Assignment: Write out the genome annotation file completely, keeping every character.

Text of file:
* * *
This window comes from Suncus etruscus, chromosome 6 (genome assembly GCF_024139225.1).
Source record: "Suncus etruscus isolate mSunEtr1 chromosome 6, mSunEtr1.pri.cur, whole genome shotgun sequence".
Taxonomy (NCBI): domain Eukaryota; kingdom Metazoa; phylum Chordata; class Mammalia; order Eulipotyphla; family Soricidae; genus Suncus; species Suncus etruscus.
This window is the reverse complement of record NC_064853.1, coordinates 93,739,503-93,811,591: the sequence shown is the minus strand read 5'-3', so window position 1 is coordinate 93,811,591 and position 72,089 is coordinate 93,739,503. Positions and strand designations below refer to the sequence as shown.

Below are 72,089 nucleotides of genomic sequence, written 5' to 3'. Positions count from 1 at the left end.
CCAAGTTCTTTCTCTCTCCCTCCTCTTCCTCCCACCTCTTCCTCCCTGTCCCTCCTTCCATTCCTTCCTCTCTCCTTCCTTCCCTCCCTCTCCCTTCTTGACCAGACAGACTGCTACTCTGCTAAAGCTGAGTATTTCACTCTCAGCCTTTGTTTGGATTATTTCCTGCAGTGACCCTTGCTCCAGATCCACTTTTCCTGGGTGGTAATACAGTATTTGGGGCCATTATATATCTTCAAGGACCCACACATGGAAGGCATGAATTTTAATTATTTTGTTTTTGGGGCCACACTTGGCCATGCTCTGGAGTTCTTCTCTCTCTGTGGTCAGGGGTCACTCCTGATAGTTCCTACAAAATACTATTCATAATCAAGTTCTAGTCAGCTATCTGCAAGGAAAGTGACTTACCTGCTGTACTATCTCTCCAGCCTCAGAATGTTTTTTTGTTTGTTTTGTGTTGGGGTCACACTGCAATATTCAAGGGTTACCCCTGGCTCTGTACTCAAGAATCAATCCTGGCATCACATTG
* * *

This window comes from Suncus etruscus, chromosome 6 (genome assembly GCF_024139225.1).
Source record: "Suncus etruscus isolate mSunEtr1 chromosome 6, mSunEtr1.pri.cur, whole genome shotgun sequence".
Taxonomy (NCBI): domain Eukaryota; kingdom Metazoa; phylum Chordata; class Mammalia; order Eulipotyphla; family Soricidae; genus Suncus; species Suncus etruscus.
This window is the reverse complement of record NC_064853.1, coordinates 93,739,503-93,811,591: the sequence shown is the minus strand read 5'-3', so window position 1 is coordinate 93,811,591 and position 72,089 is coordinate 93,739,503. Positions and strand designations below refer to the sequence as shown.

Below are 72,089 nucleotides of genomic sequence, written 5' to 3'. Positions count from 1 at the left end.
CCAAGTTCTTTCTCTCTCCCTCCTCTTCCTCCCACCTCTTCCTCCCTGTCCCTCCTTCCATTCCTTCCTCTCTCCTTCCTTCCCTCCCTCTCCCTTCTTGACCAGACAGACTGCTACTCTGCTAAAGCTGAGTATTTCACTCTCAGCCTTTGTTTGGATTATTTCCTGCAGTGACCCTTGCTCCAGATCCACTTTTCCTGGGTGGTAATACAGTATTTGGGGCCATTATATATCTTCAAGGACCCACACATGGAAGGCATGAATTTTAATTATTTTGTTTTTGGGGCCACACTTGGCCATGCTCTGGAGTTCTTCTCTCTCTGTGGTCAGGGGTCACTCCTGATAGTTCCTACAAAATACTATTCATAATCAAGTTCTAGTCAGCTATCTGCAAGGAAAGTGACTTACCTGCTGTACTATCTCTCCAGCCTCAGAATGTTTTTTTGTTTGTTTTGTGTTGGGGTCACACTGCAATATTCAAGGGTTACCCCTGGCTCTGTACTCAAGAATCAATCCTGGCATCACATTG